Neptune Energy has called on the UK Government to support regulatory changes to the country’s gas entry specifications.
According to the operator, it would open the door for more domestic gas to be delivered households and businesses from next year.
In the longer term, revising the specification could unlock enough gas to heat more than 12 million UK homes for a whole year, the company said.
Ministers are due to receive the Health and Safety Executive’s recommendations on changes to the Gas Safety (Management) Regulations 1996.
An extensive, five-year industry-wide consultation is coming to a close, with initial impact assessments completed and no safety issues identified by the HSE.
It covers proposals to reduce the calorific content limit for gas entering the network and enable higher volumes to be supplied.
There were reports in summer that the then-business secretary, Kwasi Kwarteng was looking at relaxing gas quality rules to help beat the energy crisis.
It is a move that been backed by the oil and gas industry, but requires sign off from the UK Government “without delay” to help customer and boost energy security, operator Neptune said.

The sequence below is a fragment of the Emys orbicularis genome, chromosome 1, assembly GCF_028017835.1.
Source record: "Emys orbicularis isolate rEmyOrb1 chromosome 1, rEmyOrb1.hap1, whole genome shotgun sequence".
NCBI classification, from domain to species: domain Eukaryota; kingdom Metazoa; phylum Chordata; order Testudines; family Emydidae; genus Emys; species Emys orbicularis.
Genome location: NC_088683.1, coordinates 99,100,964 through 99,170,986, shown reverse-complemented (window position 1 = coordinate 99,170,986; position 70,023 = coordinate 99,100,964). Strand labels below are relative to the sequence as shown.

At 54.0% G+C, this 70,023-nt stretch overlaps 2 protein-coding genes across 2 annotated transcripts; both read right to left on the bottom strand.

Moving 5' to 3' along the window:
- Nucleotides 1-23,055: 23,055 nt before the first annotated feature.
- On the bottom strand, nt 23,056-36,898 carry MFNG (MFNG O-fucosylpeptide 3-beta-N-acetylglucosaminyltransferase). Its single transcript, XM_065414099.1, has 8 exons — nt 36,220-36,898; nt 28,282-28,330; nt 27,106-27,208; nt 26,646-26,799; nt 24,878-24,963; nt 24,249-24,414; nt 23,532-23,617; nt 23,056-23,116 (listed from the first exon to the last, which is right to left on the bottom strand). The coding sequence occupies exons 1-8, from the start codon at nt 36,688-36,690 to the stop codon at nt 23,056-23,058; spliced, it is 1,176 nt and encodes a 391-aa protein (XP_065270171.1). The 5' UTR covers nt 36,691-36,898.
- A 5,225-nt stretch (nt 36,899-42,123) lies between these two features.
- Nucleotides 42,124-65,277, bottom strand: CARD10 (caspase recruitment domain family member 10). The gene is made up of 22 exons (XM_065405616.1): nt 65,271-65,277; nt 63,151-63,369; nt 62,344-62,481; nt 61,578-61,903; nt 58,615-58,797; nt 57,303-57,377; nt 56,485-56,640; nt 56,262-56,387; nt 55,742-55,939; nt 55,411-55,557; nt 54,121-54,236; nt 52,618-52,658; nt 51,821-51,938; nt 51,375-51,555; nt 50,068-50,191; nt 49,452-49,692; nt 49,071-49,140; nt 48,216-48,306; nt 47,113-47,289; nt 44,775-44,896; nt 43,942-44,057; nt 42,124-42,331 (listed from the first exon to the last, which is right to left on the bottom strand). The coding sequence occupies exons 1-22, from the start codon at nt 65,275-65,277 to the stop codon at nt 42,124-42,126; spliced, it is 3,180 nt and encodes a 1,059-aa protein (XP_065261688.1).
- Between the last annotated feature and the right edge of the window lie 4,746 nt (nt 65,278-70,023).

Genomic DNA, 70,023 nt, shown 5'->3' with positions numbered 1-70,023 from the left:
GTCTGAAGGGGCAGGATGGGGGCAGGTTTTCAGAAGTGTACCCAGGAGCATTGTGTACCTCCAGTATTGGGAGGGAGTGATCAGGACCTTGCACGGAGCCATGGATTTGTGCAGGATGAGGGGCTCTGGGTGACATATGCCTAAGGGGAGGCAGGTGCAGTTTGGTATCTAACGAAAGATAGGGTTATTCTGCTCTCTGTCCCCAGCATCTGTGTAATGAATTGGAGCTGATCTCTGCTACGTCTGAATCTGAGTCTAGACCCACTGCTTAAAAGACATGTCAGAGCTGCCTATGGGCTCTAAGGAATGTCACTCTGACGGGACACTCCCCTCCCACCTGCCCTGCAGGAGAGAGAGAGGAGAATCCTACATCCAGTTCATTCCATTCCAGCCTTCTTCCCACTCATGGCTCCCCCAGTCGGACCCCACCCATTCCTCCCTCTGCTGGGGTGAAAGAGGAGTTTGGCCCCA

In a letter to the business secretary Grant Shapps, the Aberdeen-based firm’s chief executive, Pete Jones said the “lengthy consultation process around this proposal is now at a critical, final stage and will require intervention from Ministers to support the proposed change”.
He also warned that “failure to agree this change will lead to years of further delay and a golden opportunity will be missed to bring significant volumes of extra gas to UK consumers from next year when they will be needed most”.
Neptune believes implementing the specification change quickly would also support the British Energy Security Strategy’s stated goal of regulatory acceleration and streamlined licensing to boost domestic, low-carbon gas production.
Neptune currently operates around 12% of the UK’s gas supply and has taken steps this year to support energy security by doubling gas production from the Duva field in Norway by 6,500 barrels of oil equivalent per day – enough to heat a further 550,000 UK homes per day.
Drilling is also under way on the 10th well at the Neptune-operated Cygnus gas field in the UK southern North Sea.
When online at the end of November, the Cygnus facility will produce enough gas to heat approximately two million UK homes.
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